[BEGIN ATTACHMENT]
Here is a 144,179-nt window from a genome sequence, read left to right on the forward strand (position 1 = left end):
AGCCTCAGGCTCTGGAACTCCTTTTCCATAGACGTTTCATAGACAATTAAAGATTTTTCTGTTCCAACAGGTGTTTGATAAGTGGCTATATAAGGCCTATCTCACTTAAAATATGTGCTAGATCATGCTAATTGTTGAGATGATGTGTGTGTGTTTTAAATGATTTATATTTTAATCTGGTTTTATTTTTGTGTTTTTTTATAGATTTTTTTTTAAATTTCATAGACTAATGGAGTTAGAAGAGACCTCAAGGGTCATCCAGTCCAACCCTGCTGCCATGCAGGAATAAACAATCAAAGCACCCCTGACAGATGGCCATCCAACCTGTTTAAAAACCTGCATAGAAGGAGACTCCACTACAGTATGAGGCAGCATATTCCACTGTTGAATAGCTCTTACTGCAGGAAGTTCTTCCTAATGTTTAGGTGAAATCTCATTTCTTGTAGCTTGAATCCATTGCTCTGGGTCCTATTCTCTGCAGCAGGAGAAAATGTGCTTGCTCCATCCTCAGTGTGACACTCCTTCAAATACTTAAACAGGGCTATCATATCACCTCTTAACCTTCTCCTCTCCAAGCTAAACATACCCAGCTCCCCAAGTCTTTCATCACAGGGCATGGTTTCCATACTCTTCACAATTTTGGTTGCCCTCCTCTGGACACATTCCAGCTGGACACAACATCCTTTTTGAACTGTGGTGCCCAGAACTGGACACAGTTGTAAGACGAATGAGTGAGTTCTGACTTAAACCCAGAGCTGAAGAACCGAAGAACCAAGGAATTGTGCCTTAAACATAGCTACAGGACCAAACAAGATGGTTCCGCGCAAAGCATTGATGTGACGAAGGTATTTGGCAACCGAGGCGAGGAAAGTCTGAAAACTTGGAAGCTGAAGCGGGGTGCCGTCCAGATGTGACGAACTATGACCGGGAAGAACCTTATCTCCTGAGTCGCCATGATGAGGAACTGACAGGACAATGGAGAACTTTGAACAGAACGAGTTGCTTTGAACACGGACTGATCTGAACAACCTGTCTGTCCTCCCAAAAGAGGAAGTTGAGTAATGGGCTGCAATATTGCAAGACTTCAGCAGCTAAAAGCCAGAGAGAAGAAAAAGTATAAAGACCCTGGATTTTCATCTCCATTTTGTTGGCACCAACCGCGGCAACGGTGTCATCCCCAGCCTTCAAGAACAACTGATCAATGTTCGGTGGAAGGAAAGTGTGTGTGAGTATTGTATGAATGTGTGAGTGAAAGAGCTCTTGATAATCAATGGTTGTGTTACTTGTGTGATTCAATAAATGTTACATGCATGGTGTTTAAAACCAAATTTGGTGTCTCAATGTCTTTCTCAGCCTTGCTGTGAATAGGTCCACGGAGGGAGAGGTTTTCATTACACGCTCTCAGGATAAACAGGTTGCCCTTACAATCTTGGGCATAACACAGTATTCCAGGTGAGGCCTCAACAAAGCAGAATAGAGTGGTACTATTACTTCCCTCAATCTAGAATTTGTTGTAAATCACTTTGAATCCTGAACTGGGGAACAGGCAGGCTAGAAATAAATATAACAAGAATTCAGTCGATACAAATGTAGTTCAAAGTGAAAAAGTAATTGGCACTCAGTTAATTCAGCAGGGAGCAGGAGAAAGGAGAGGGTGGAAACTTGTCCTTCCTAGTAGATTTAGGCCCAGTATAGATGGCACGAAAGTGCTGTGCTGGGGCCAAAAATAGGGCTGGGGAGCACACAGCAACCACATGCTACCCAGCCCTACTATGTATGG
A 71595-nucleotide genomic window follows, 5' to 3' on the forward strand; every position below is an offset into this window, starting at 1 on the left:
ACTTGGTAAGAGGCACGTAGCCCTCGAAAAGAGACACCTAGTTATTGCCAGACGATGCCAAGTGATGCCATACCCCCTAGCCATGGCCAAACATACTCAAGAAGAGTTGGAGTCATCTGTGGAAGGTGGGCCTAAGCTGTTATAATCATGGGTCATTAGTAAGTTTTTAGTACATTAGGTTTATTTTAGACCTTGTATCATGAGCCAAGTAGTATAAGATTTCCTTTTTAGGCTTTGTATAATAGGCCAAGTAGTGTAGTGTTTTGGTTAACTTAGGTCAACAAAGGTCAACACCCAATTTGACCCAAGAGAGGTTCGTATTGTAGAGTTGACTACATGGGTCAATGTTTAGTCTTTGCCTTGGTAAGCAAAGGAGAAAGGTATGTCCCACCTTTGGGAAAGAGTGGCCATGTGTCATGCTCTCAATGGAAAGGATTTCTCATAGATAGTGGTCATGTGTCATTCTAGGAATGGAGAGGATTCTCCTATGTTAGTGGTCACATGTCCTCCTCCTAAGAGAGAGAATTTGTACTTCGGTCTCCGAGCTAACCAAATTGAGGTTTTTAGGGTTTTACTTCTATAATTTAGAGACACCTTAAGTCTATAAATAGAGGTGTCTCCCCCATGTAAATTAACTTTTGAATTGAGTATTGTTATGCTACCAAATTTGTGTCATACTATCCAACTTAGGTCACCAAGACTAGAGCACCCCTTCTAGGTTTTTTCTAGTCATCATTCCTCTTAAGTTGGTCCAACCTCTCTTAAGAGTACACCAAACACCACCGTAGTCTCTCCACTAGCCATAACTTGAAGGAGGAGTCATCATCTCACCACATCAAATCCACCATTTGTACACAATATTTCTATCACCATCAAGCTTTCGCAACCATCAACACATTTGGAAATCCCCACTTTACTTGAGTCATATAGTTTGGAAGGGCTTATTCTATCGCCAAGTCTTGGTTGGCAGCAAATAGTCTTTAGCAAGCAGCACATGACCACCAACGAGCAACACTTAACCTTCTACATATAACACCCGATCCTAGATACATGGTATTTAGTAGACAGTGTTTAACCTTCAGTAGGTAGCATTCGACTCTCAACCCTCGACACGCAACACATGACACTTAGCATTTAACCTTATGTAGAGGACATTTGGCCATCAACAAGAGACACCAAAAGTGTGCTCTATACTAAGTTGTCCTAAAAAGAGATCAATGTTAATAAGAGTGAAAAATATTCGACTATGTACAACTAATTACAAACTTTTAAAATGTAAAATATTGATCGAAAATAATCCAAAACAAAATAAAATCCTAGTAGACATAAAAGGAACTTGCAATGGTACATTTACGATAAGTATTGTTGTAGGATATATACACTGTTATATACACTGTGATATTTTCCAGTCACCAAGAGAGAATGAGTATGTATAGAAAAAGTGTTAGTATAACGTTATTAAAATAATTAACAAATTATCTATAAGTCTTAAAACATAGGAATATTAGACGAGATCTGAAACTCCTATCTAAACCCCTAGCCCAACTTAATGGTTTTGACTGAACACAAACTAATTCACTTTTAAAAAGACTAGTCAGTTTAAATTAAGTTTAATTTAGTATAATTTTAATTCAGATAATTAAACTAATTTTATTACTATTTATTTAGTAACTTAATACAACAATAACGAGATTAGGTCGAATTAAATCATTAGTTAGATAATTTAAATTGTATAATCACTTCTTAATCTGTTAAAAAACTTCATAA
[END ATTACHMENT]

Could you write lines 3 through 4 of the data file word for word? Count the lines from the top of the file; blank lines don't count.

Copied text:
A 71595-nucleotide genomic window follows, 5' to 3' on the forward strand; every position below is an offset into this window, starting at 1 on the left:
ACTTGGTAAGAGGCACGTAGCCCTCGAAAAGAGACACCTAGTTATTGCCAGACGATGCCAAGTGATGCCATACCCCCTAGCCATGGCCAAACATACTCAAGAAGAGTTGGAGTCATCTGTGGAAGGTGGGCCTAAGCTGTTATAATCATGGGTCATTAGTAAGTTTTTAGTACATTAGGTTTATTTTAGACCTTGTATCATGAGCCAAGTAGTATAAGATTTCCTTTTTAGGCTTTGTATAATAGGCCAAGTAGTGTAGTGTTTTGGTTAACTTAGGTCAACAAAGGTCAACACCCAATTTGACCCAAGAGAGGTTCGTATTGTAGAGTTGACTACATGGGTCAATGTTTAGTCTTTGCCTTGGTAAGCAAAGGAGAAAGGTATGTCCCACCTTTGGGAAAGAGTGGCCATGTGTCATGCTCTCAATGGAAAGGATTTCTCATAGATAGTGGTCATGTGTCATTCTAGGAATGGAGAGGATTCTCCTATGTTAGTGGTCACATGTCCTCCTCCTAAGAGAGAGAATTTGTACTTCGGTCTCCGAGCTAACCAAATTGAGGTTTTTAGGGTTTTACTTCTATAATTTAGAGACACCTTAAGTCTATAAATAGAGGTGTCTCCCCCATGTAAATTAACTTTTGAATTGAGTATTGTTATGCTACCAAATTTGTGTCATACTATCCAACTTAGGTCACCAAGACTAGAGCACCCCTTCTAGGTTTTTTCTAGTCATCATTCCTCTTAAGTTGGTCCAACCTCTCTTAAGAGTACACCAAACACCACCGTAGTCTCTCCACTAGCCATAACTTGAAGGAGGAGTCATCATCTCACCACATCAAATCCACCATTTGTACACAATATTTCTATCACCATCAAGCTTTCGCAACCATCAACACATTTGGAAATCCCCACTTTACTTGAGTCATATAGTTTGGAAGGGCTTATTCTATCGCCAAGTCTTGGTTGGCAGCAAATAGTCTTTAGCAAGCAGCACATGACCACCAACGAGCAACACTTAACCTTCTACATATAACACCCGATCCTAGATACATGGTATTTAGTAGACAGTGTTTAACCTTCAGTAGGTAGCATTCGACTCTCAACCCTCGACACGCAACACATGACACTTAGCATTTAACCTTATGTAGAGGACATTTGGCCATCAACAAGAGACACCAAAAGTGTGCTCTATACTAAGTTGTCCTAAAAAGAGATCAATGTTAATAAGAGTGAAAAATATTCGACTATGTACAACTAATTACAAACTTTTAAAATGTAAAATATTGATCGAAAATAATCCAAAACAAAATAAAATCCTAGTAGACATAAAAGGAACTTGCAATGGTACATTTACGATAAGTATTGTTGTAGGATATATACACTGTTATATACACTGTGATATTTTCCAGTCACCAAGAGAGAATGAGTATGTATAGAAAAAGTGTTAGTATAACGTTATTAAAATAATTAACAAATTATCTATAAGTCTTAAAACATAGGAATATTAGACGAGATCTGAAACTCCTATCTAAACCCCTAGCCCAACTTAATGGTTTTGACTGAACACAAACTAATTCACTTTTAAAAAGACTAGTCAGTTTAAATTAAGTTTAATTTAGTATAATTTTAATTCAGATAATTAAACTAATTTTATTACTATTTATTTAGTAACTTAATACAACAATAACGAGATTAGGTCGAATTAAATCATTAGTTAGATAATTTAAATTGTATAATCACTTCTTAATCTGTTAAAAAACTTCATAA